George J. ROZSA v. Ellen M. ROZSA.
The plaintiff, George J. Rozsa, appeals from the judgment of the trial court dissolving his marriage to the defendant, Ellen M. Rozsa. On appeal, the plaintiff claims that, in fashioning its financial orders, the court improperly determined his net income and abused its discretion by (1) ordering him to pay alimony and support that exceeded his income, (2) assigning the defendant a majority of the marital assets while assigning him a majority of the marital debt and liabilities, (3) awarding the defendant alimony and (4) awarding the defendant attorney's fees and expert witness fees. We affirm the judgment of the trial court.
The record discloses the following relevant information. The parties were married on October 22, 1988. They have two daughters, born in 1990 and 1996, and a son, born in 1993. The two eldest children have emotional disabilities that require special medical, psychiatric and educational support. The plaintiff brought this dissolution action by a complaint dated October 7, 2004, in which he sought a dissolution of the marriage, sole custody of the minor children and an equitable division of the marital assets. Subsequently, the defendant filed a cross complaint in which she sought a dissolution of the marriage, alimony, joint custody of the minor children, child support, an assignment of the plaintiff's estate, an interest in six parcels of real property, an equitable division of the marital assets, attorney's fees, a wage execution and an educational support order.
Following trial, the court issued its memorandum of decision on December 7, 2007, dissolving the parties' marriage, adopting the parties' agreed parenting plan and setting forth its financial orders. The plaintiff timely filed a motion to reargue on December 21, 2007. This appeal followed the court's denial of the plaintiff's post-judgment motion. Additional facts will be set forth as necessary.
We first set forth the applicable standard of review. “An appellate court will not disturb a trial court's orders in domestic relations cases unless the court has abused its discretion or it is found that it could not reasonably conclude as it did, based on the facts presented ․ In determining whether a trial court has abused its broad discretion in domestic relations matters, we allow every reasonable presumption in favor of the correctness of its action ․ Appellate review of a trial court's findings of fact is governed by the clearly erroneous standard of review. The trial court's findings are binding upon this court unless they are clearly erroneous in light of the evidence and the pleadings in the record as a whole ․ A finding of fact is clearly erroneous when there is no evidence in the record to support it ․ or when although there is evidence to support it, the reviewing court on the entire evidence is left with the definite and firm conviction that a mistake has been committed ․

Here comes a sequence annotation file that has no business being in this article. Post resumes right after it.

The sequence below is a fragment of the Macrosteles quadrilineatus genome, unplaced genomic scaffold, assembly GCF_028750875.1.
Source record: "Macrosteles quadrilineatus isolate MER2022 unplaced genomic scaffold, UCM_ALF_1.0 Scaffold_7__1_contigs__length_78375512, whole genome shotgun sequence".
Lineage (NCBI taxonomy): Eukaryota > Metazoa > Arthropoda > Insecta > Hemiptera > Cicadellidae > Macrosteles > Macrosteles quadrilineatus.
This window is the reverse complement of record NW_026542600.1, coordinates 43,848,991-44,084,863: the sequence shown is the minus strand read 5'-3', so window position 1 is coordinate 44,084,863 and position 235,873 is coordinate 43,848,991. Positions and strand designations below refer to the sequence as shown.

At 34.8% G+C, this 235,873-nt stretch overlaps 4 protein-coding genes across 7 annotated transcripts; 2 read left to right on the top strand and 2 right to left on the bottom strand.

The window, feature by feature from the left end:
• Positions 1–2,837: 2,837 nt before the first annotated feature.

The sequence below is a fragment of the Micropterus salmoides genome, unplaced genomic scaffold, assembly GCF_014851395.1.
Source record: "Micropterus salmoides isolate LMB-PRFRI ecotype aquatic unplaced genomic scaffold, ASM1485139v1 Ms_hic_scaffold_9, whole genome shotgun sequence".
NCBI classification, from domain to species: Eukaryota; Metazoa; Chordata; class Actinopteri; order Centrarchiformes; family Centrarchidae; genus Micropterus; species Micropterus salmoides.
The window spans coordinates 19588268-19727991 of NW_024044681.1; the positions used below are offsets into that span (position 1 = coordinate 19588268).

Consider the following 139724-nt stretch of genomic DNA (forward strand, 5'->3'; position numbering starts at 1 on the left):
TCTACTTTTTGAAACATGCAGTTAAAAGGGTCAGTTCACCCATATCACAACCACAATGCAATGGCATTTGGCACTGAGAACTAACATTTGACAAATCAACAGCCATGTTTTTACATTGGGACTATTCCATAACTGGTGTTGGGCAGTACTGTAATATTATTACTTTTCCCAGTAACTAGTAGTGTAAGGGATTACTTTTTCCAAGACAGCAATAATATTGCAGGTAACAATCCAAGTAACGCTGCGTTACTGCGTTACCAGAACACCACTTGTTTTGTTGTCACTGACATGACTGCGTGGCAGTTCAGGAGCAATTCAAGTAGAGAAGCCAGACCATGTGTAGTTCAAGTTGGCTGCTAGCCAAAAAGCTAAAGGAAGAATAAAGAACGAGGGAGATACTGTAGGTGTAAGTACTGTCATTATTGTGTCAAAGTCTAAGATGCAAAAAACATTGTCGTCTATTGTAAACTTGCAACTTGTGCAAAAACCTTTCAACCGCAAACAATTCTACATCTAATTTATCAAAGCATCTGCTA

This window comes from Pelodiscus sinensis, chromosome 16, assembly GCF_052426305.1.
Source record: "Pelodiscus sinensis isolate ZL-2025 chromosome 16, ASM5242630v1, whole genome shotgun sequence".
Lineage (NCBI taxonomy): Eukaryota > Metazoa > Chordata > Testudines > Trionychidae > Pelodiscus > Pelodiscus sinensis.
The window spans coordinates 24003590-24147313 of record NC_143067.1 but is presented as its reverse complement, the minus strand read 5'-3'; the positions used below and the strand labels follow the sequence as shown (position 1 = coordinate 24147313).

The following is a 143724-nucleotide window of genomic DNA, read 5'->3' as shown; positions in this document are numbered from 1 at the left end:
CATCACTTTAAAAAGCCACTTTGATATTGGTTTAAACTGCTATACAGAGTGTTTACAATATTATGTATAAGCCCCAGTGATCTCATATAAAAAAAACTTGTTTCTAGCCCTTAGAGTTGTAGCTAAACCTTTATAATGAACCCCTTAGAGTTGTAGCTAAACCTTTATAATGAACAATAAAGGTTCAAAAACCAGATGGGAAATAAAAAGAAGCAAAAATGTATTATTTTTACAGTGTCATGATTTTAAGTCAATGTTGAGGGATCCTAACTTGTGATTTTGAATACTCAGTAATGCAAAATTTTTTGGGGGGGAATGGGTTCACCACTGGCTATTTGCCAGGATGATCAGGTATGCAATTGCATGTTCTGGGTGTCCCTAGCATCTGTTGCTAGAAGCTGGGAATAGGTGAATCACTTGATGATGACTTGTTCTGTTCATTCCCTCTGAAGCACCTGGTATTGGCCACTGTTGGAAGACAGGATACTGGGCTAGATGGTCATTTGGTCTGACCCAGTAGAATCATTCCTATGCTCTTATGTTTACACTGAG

“A fundamental principle in dissolution actions is that a trial court may exercise broad discretion in awarding alimony and dividing property as long as it considers all relevant statutory criteria.” (Internal quotation marks omitted.) Boyne v. Boyne, 112 Conn.App. 279, 282, 962 A.2d 818 (2009).
“Generally, we will not overturn a trial court's division of marital property unless it misapplies, overlooks, or gives a wrong or improper effect to any test or consideration which it was [its] duty to regard ․ We must, however, consider, the paramount purpose of a property division pursuant to a dissolution proceeding [which] is to unscramble existing marital property in order to give each spouse his or her equitable share at the time of dissolution.” (Citation omitted; internal quotation marks omitted.) Greco v. Greco, 275 Conn. 348, 355, 880 A.2d 872 (2005). Mindful of these principles, we turn to the plaintiff's claims.
The plaintiff first claims that the court improperly determined that his annual net income was $100,000. Specifically, the plaintiff argues that the court should have reduced his net income of $100,000 to $79,800 because $20,200 of that figure represented rental income that was derived from properties awarded to the defendant in the property distribution award. The defendant counters that the court made no mathematical errors in determining the plaintiff's net income because that figure was expressly based on the plaintiff's actual income as well as his earning capacity. In response, the plaintiff claims that the court could not reasonably rely on his earning capacity in rendering its financial orders because (1) there were no findings of fact to support the court's general conclusion as to his earning capacity and (2) there was no evidence that he wilfully depleted his earnings in an attempt to deny support to the defendant. We are not persuaded by the plaintiff's claims.
It is well settled that “[i]n dissolution proceedings, the court must fashion its financial orders in accordance with the criteria set forth in General Statutes §§ 46b-81 (division of marital property), 46b-82 (alimony) and 46b-84 (child support). All three statutory provisions require consideration of the parties' ‘amount and sources of income’ in determining the appropriate division of property and size of any child support or alimony award.” 1 Bartel v. Bartel, 98 Conn.App. 706, 711, 911 A.2d 1134 (2006). General Statutes § 46b-84(d) provides in relevant part: “In determining whether a child is in need of maintenance and, if in need, the respective abilities of the parents to provide such maintenance and the amount thereof, the court shall consider the age, health, station, occupation, earning capacity, amount and sources of income, estate, vocational skills and employability of each of the parents ․” (Emphasis added.)